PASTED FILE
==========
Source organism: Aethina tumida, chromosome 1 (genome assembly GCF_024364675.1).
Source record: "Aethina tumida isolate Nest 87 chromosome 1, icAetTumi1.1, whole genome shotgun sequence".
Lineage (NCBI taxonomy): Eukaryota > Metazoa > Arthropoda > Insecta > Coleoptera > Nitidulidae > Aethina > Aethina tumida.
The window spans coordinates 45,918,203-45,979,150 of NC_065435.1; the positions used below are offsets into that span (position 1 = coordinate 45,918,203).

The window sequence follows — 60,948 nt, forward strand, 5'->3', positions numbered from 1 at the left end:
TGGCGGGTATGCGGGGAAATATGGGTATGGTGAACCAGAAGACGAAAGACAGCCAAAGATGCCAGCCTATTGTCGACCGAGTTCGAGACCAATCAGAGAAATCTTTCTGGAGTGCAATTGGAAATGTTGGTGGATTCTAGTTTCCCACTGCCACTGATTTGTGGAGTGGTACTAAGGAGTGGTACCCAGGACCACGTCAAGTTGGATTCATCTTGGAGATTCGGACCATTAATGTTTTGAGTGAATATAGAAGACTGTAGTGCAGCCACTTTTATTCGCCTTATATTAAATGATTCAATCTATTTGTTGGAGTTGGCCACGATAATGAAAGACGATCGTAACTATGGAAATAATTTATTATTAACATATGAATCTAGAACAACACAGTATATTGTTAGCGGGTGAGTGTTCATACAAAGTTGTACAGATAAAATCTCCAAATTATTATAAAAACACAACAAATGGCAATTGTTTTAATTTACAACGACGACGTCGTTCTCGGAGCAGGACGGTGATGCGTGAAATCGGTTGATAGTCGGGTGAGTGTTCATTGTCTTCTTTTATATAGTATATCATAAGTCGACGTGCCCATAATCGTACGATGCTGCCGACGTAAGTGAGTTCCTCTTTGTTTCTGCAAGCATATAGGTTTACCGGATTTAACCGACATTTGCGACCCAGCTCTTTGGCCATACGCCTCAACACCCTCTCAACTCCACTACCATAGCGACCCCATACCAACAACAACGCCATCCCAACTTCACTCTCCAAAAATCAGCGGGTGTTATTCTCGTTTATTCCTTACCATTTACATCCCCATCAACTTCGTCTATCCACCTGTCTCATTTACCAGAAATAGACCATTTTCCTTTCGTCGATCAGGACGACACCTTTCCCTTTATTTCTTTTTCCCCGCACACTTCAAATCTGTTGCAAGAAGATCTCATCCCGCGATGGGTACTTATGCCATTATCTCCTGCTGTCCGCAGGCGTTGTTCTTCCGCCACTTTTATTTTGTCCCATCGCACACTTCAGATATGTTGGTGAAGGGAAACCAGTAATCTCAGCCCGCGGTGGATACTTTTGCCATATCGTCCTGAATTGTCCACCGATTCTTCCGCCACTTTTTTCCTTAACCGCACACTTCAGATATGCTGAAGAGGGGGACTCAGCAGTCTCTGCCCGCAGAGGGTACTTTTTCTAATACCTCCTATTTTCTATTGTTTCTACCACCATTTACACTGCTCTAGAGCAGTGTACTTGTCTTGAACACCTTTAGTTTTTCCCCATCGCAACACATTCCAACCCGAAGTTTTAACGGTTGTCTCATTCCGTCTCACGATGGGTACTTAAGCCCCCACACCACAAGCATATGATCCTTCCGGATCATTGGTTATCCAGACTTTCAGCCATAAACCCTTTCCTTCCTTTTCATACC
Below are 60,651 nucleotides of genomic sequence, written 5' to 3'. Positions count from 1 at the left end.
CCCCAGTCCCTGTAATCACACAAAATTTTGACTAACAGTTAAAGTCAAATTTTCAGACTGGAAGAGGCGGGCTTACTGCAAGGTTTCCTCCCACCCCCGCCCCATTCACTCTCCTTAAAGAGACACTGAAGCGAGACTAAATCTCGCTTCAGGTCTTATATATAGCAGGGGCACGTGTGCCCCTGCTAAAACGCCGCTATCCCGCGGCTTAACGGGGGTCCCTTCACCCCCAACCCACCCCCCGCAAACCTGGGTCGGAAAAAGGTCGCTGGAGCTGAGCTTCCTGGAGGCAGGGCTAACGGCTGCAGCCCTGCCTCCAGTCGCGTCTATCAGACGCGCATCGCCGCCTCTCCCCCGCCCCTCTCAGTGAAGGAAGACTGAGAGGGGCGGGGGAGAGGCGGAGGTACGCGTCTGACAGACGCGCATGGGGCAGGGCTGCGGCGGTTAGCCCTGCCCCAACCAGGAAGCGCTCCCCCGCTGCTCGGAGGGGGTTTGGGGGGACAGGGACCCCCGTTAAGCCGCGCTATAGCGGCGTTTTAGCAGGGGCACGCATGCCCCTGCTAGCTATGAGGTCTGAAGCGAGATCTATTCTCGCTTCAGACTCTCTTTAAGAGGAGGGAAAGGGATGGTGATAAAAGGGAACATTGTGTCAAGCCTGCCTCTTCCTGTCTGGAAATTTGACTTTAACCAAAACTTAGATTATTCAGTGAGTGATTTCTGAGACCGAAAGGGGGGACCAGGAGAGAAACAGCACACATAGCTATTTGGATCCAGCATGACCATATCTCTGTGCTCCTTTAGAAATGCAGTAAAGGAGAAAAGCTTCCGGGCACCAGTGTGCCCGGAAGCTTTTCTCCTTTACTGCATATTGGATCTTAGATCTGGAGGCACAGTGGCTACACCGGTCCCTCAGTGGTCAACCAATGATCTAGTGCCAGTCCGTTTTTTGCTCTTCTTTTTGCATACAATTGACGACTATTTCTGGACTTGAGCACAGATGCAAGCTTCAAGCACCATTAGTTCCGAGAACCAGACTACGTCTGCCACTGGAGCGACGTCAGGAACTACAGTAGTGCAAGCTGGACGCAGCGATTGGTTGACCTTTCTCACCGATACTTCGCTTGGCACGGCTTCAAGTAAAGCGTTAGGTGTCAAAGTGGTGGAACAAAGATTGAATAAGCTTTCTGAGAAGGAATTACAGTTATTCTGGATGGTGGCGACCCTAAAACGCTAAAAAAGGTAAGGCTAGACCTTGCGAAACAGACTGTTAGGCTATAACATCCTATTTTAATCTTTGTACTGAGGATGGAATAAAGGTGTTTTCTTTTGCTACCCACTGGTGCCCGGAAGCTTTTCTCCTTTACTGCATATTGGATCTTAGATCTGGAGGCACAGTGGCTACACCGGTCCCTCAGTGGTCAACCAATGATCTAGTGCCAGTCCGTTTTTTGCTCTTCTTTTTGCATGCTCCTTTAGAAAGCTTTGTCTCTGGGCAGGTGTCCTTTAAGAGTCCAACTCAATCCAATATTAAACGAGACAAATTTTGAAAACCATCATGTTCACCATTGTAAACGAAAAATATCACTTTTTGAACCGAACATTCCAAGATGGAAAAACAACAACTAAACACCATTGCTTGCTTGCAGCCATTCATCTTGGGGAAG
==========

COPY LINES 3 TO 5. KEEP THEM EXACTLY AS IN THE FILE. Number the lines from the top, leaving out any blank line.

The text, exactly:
Lineage (NCBI taxonomy): Eukaryota > Metazoa > Arthropoda > Insecta > Coleoptera > Nitidulidae > Aethina > Aethina tumida.
The window spans coordinates 45,918,203-45,979,150 of NC_065435.1; the positions used below are offsets into that span (position 1 = coordinate 45,918,203).

The window sequence follows — 60,948 nt, forward strand, 5'->3', positions numbered from 1 at the left end: